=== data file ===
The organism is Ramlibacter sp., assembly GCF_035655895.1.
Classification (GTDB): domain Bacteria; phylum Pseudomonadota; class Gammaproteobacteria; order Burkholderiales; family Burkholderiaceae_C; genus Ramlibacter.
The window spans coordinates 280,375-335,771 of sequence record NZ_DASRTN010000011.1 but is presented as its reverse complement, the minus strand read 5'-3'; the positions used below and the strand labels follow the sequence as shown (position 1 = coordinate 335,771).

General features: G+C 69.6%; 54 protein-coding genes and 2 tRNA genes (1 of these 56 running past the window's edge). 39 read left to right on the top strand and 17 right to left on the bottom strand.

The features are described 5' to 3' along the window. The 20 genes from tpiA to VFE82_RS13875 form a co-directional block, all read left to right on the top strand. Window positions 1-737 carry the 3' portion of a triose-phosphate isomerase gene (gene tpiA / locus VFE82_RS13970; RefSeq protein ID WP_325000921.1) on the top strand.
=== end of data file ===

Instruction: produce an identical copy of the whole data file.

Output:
The organism is Ramlibacter sp., assembly GCF_035655895.1.
Classification (GTDB): domain Bacteria; phylum Pseudomonadota; class Gammaproteobacteria; order Burkholderiales; family Burkholderiaceae_C; genus Ramlibacter.
The window spans coordinates 280,375-335,771 of sequence record NZ_DASRTN010000011.1 but is presented as its reverse complement, the minus strand read 5'-3'; the positions used below and the strand labels follow the sequence as shown (position 1 = coordinate 335,771).

General features: G+C 69.6%; 54 protein-coding genes and 2 tRNA genes (1 of these 56 running past the window's edge). 39 read left to right on the top strand and 17 right to left on the bottom strand.

The features are described 5' to 3' along the window. The 20 genes from tpiA to VFE82_RS13875 form a co-directional block, all read left to right on the top strand. Window positions 1-737 carry the 3' portion of a triose-phosphate isomerase gene (gene tpiA / locus VFE82_RS13970; RefSeq protein ID WP_325000921.1) on the top strand.